That is the strength of the organization – not it’s magical ability to develop innovative products & solutions, but it’s powerful, day-to-day, operational focus and wherewithal to sustain it.  No matter the industry, any organization without a sense of its self and dedication to the every day operational activities of the company, will fail in its quest.  Others will out-innovate and pass you by, talent will leave the organization and, at best, you will find yourself an also-ran in the market desperately clinging to a plummeting reputation as you pursue weaker and weaker opportunities until, eventually, the light goes out.

An All or Nothing Attitude Usually Gets You Nothing

A big trap in leading major improvements is to set massive and sweeping goals with no intermediate steps or sub-goals along the way. Here’s the trap. Because these goals are so massive, it ends up taking forever to just get it started or to generate any measurable results. Consequently, people see little or no progress, they get discouraged, they become distracted by other priorities and they end up finding reasons to do nothing. Thus, the vicious cycle of “no improvement/no results” begins.

Case in point. I’ve worked with a couple of clients to help them get their stalled supply chain improvements going again. In both cases, when they began their improvement initiatives, very broad and aggressive goals were set that involved identifying, tracking and making changes to literally hundreds of products and raw materials. Needless to say, both projects ended up going nowhere. After months, while conversation and theory continued to abound, no real improvement actions had been taken. The scale of the changes required to meet the overall goals was just too big to manage, even with the aid of advanced supply chain system tools. Morale was low and cynicism was high as the improvement teams waited for someone to admit the problem and take the lead.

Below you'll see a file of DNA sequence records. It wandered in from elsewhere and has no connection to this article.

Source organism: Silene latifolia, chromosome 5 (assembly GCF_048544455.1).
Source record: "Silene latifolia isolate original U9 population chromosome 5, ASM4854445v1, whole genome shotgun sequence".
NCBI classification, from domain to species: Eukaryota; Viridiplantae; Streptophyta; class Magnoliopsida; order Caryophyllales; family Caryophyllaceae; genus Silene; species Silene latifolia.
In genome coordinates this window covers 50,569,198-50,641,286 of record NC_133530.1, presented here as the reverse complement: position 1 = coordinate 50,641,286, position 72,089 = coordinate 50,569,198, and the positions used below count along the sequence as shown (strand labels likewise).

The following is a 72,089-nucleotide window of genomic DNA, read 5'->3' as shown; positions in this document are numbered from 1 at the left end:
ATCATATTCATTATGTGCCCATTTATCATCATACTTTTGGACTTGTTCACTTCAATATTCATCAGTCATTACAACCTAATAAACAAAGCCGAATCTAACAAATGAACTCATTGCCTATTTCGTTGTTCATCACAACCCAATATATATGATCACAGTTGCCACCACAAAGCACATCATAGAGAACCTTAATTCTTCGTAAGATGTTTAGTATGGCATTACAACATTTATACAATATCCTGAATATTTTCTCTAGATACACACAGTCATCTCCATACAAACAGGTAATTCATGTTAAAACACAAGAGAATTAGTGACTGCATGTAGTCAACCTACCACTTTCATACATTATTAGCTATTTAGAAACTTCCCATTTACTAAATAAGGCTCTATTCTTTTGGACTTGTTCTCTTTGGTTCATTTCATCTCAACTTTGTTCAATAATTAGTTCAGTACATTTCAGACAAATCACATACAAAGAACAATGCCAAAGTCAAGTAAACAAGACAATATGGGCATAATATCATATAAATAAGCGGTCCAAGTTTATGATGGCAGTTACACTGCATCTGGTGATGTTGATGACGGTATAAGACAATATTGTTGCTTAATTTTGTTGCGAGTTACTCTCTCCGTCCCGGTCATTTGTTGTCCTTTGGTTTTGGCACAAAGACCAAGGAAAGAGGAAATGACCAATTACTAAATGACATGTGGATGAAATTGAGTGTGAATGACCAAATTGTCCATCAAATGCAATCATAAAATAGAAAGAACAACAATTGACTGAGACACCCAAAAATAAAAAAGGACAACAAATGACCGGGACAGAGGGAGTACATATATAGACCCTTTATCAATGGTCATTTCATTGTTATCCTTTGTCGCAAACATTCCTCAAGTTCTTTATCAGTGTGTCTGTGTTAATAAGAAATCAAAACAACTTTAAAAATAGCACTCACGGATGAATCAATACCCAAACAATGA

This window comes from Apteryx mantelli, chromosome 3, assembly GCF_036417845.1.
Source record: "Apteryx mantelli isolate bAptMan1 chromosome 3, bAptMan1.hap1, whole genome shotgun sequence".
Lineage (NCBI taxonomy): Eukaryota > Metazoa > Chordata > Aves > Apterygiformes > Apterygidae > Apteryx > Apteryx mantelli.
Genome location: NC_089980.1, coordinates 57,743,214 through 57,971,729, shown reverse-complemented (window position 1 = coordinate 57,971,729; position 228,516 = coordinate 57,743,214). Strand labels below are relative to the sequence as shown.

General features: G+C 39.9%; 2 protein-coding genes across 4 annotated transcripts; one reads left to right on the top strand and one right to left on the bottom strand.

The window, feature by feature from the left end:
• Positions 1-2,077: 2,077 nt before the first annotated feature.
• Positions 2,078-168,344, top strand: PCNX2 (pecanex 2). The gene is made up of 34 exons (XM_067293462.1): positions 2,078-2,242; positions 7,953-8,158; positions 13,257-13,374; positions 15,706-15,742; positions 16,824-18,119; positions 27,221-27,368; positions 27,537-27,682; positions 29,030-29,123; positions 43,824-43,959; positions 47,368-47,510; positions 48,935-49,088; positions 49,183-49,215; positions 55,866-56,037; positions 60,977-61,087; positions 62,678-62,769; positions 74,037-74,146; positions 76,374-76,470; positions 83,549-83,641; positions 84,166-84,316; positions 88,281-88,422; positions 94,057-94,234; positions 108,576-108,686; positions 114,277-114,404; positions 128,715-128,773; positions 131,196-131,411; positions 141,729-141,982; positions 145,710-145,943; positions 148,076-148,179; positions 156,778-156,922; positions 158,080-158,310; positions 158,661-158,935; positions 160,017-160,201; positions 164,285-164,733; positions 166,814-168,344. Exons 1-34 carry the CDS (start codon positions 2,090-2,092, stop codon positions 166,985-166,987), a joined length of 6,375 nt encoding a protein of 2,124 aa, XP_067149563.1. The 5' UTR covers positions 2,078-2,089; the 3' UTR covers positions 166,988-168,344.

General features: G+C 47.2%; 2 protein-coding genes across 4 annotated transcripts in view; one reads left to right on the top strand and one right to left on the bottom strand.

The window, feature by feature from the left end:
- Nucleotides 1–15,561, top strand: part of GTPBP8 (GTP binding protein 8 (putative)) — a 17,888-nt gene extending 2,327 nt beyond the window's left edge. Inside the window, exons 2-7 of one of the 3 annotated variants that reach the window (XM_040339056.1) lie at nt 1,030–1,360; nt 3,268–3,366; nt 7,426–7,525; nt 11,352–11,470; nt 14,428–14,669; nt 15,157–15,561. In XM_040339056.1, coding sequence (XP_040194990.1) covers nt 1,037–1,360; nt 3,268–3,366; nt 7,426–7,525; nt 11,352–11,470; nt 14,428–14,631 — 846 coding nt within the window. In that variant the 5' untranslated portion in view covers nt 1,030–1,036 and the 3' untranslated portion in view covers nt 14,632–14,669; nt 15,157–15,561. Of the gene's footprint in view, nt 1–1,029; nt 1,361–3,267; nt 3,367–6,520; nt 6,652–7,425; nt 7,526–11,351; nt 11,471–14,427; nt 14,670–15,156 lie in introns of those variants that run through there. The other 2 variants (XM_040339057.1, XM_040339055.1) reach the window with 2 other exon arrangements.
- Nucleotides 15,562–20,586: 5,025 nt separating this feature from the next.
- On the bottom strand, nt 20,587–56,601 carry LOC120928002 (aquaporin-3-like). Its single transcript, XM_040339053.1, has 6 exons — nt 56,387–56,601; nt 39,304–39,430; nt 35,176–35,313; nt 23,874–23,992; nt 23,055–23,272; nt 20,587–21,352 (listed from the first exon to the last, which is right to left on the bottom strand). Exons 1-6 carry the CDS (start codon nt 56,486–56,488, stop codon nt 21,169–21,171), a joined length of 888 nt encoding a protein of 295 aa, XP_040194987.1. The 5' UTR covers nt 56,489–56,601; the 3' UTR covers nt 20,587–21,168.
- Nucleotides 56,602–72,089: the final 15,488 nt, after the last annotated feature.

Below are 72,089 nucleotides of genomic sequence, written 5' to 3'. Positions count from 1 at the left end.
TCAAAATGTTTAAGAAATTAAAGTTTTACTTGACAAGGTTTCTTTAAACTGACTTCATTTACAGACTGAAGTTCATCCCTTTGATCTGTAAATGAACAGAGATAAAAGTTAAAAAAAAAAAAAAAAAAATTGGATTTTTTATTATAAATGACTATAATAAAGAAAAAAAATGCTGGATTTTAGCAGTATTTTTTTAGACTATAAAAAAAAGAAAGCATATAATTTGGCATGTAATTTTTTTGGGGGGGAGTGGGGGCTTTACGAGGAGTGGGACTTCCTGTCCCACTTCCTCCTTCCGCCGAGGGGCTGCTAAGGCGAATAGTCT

My suggestion was a simple one. Pick a handful of high impact items – at most five. Develop and implement some bold lead-time reduction actions, track the results, make needed adjustments and learn. Then, apply the concepts learned through the small-scale improvements broadly through the use of their supply chain management systems to get the big bang results. Guess what? The approach worked. Getting some tangible results and quick learning created energy, enthusiasm and momentum that carried over to hundreds of other products. Ramping up the initial successes was much easier than going after the big goals from scratch.

The lesson? Huge goals are great and feel good when you set them, but they can quickly stall out and go nowhere. Make sure your improvement plan includes some small-scale steps that generate quick wins and early learning. Then, the scale-up to deliver the big results will be a natural next step in the improvement process.